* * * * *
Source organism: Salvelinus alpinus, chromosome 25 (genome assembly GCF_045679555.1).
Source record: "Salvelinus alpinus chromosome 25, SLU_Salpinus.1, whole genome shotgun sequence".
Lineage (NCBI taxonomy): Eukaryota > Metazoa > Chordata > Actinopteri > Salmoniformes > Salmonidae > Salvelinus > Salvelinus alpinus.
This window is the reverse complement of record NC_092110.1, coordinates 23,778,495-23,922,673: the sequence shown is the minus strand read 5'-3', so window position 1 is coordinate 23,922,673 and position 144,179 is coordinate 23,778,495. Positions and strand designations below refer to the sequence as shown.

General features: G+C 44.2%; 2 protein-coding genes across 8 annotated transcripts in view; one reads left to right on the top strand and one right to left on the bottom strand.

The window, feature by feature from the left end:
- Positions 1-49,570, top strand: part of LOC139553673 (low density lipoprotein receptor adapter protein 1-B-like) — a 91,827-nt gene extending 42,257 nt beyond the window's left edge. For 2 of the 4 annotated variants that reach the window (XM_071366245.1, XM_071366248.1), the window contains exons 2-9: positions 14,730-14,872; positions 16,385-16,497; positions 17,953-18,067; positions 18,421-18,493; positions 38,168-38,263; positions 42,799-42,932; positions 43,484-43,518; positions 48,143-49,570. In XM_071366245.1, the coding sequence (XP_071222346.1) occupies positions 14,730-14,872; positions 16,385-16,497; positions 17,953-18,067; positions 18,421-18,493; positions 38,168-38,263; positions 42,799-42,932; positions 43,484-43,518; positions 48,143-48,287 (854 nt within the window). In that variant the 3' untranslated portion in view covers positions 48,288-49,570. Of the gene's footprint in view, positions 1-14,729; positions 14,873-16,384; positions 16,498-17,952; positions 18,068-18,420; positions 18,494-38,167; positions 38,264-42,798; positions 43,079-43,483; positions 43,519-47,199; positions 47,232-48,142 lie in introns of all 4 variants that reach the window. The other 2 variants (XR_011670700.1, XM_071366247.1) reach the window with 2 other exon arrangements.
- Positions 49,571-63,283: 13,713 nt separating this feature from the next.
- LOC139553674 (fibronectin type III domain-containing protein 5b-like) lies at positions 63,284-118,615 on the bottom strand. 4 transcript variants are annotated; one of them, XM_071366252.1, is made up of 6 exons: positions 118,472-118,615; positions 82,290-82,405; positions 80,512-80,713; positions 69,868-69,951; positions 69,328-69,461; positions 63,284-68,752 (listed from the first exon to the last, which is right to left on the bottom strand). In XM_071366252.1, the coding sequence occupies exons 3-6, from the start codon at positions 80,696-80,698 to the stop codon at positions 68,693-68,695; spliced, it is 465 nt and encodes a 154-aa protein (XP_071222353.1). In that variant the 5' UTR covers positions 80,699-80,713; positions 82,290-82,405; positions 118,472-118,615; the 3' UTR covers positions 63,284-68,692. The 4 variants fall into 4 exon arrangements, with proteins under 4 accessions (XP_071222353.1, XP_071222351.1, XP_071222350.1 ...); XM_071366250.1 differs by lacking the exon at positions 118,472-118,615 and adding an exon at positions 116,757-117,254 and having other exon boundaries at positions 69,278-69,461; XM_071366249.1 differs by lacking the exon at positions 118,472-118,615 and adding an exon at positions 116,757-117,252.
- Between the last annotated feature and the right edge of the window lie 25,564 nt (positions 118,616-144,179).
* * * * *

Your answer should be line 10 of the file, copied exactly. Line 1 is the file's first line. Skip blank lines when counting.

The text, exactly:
- Between the last annotated feature and the right edge of the window lie 25,564 nt (positions 118,616-144,179).